Reynolds announces new simplified form to restore felons’ voting rights

A new application opened today for Iowans convicted of felonies. It no longer mandates an application fee or background check.


Joseph Cress

Iowa Gov. Kim Reynolds speaks during her first Condition of the State address in the Iowa State Capitol in Des Moines on Tuesday, Jan. 9, 2018.

Julia DiGiacomo, Politics Reporter

Republican Gov. Kim Reynolds announced a new application Tuesday with which Iowans convicted of felonies can apply to restore their voting rights.

The new form no longer requires a $15 application fee, background check, or collection of financial documentation. The form can be accessed online.

RELATED: Iowa’s road to restoring the right to vote to felons

In a Tuesday press conference, Reynolds announced that the Governor’s Office will strive to grant or deny all received applications within a month. The Iowa Department of Corrections and local Community Based Corrections districts will disperse the forms to Iowans discharged from probation, parole, or prison.

“Iowans believe in second chances and we should help those individuals who want to re-enter society by restoring their voting rights, offering in-demand training, or encouraging additional education,” Reynolds said in a release. “But we also must remember the victims and their families. Their voices continue to be heard as we balance felon rights with forgiveness and another chance at life.”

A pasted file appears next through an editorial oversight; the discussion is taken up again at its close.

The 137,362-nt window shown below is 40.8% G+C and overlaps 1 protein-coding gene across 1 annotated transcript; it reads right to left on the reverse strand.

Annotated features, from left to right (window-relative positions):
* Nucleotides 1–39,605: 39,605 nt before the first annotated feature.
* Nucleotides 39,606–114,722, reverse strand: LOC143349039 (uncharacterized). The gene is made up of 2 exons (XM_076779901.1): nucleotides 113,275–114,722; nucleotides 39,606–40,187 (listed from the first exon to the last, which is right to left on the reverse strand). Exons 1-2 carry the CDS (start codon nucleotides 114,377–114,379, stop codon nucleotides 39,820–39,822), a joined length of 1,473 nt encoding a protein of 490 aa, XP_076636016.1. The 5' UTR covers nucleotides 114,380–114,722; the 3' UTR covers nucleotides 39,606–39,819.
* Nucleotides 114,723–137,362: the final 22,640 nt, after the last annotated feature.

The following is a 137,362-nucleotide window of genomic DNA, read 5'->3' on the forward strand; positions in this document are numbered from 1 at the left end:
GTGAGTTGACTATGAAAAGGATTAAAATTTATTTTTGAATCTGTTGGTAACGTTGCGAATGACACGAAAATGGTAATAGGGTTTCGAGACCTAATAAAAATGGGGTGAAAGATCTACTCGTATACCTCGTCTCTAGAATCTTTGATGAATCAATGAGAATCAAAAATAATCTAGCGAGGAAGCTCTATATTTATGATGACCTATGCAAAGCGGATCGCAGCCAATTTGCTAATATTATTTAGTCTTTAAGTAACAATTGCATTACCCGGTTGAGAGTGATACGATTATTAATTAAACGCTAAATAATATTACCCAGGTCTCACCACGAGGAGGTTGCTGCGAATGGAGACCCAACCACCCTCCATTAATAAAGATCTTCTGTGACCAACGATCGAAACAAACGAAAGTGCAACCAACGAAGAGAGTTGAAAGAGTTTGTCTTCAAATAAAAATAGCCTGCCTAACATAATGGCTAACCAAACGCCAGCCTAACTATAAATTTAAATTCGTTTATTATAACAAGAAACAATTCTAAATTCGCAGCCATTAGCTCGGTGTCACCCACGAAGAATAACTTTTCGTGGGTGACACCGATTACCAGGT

Iowa is currently one of 12 states in the U.S. that indefinitely bars voting participation for felons unless they are granted by the governor or president. 

RELATED: Bill restoring felon voting rights advances in Iowa Legislature

A bill moving through the Iowa Legislature would amend the constitution to allow Iowans convicted of felonies to have their voting rights restored once they complete their sentence. Reynolds first announced her goal of a constitutional amendment to restore felon voting rights in her Condition of the State Address in January.

A resolution to amend the constitution unanimously passed the Iowa House Judiciary Committee March 6 and is now eligible for debate on the floor.